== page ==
Homophobia victims find refuge at unique Paris shelter

Published: November 7, 2013

Gay marriage was legalized in France last June. Homophobia, however, remains entrenched. But for young LGBT people whose homophobic families have kicked them out, a one-of-a-kind shelter in Paris is there to help.

There are a lot of people is this tiny room located in the quiet 20th district of Paris. The crowd is cheerful and diverse, all of the people between 18 and 25 years old. Tonight, a meeting is being held to elect the local representative of Le Refuge – or, "The Shelter"- a home for Lesbian, Gay, Bisexual and Transgender youth.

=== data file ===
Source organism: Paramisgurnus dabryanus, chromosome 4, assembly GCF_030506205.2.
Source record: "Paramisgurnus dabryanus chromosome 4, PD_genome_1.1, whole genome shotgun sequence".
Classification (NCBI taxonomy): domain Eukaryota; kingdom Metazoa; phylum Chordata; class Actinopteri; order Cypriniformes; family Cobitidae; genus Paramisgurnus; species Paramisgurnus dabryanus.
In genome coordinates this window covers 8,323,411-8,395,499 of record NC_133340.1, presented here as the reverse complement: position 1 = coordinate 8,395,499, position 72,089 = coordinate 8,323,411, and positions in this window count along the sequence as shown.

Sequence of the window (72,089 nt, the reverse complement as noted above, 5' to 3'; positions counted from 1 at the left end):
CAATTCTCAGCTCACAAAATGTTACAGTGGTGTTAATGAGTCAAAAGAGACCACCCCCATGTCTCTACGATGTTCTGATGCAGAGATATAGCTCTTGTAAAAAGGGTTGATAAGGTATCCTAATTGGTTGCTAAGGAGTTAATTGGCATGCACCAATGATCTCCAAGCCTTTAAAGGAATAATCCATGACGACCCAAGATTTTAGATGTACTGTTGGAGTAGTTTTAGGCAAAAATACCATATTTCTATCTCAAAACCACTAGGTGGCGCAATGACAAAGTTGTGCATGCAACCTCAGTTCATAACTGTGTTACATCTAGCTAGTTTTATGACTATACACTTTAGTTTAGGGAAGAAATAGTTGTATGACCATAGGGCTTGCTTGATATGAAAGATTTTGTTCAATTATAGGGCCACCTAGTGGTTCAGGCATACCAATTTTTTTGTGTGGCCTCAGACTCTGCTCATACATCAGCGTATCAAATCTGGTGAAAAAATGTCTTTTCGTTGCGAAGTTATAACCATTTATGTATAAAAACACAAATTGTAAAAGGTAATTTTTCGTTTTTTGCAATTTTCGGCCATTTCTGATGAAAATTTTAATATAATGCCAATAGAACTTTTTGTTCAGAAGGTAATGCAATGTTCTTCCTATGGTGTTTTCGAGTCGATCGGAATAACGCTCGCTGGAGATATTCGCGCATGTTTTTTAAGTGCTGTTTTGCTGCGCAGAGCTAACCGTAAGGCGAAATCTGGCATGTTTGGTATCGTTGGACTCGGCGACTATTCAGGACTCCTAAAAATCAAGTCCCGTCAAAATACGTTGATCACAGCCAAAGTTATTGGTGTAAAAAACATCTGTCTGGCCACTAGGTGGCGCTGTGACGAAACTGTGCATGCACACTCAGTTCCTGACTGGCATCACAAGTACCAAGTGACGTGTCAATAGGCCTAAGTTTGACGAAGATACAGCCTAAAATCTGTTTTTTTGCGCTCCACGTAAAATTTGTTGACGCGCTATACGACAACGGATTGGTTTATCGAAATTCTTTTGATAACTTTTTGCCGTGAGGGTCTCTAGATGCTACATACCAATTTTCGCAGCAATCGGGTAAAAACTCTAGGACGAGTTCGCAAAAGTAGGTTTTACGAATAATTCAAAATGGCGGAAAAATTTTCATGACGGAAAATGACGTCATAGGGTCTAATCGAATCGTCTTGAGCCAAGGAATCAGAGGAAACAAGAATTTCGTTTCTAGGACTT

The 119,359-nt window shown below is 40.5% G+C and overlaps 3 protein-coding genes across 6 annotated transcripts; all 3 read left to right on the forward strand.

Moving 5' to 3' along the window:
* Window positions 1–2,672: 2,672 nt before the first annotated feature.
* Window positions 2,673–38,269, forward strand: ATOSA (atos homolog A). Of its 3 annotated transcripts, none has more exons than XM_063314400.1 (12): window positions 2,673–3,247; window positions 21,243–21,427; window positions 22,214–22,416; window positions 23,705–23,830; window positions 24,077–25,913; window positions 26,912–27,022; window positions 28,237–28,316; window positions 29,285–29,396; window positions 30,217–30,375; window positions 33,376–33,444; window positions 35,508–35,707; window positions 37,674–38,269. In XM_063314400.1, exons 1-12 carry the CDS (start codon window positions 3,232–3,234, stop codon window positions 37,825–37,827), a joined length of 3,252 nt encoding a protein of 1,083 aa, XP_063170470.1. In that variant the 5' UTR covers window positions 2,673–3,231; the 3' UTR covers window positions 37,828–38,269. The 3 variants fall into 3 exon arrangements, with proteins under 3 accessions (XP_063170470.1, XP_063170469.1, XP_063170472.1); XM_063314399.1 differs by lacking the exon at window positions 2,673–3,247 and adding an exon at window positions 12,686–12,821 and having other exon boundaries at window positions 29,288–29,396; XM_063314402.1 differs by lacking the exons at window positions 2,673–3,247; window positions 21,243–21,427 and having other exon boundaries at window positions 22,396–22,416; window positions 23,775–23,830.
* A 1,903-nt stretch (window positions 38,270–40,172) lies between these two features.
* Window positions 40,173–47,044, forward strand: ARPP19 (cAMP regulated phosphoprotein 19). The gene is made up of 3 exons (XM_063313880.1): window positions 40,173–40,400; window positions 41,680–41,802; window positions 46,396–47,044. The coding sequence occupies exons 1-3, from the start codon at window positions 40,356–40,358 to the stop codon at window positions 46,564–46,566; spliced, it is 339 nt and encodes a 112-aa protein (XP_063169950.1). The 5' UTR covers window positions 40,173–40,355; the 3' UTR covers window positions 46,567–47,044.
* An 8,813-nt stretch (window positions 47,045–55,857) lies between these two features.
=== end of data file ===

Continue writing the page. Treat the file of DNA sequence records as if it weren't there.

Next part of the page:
"I’m here because my parents put me out, because I’m gay," said Samuel, a 19-year-old Parisian. "They are religious, and they don’t want to have a gay boy in their house. I lost my parents, my sister, my brother, grandparents and uncle… all my family. They said, ‘He’s gay, the devil’s in my son.’ They moved, they changed lives, they changed numbers, they changed everything. It’s really hard."
For a week, Samuel wandered the streets, unsure where to go. Then a friend told him about Le Refuge, a temporary shelter for young victims of homophobia. The organization, which receives government support, was founded by Nicolas Noguier in 2003. Since its creation, it has helped around 500 people with its network of 55 flats across France.
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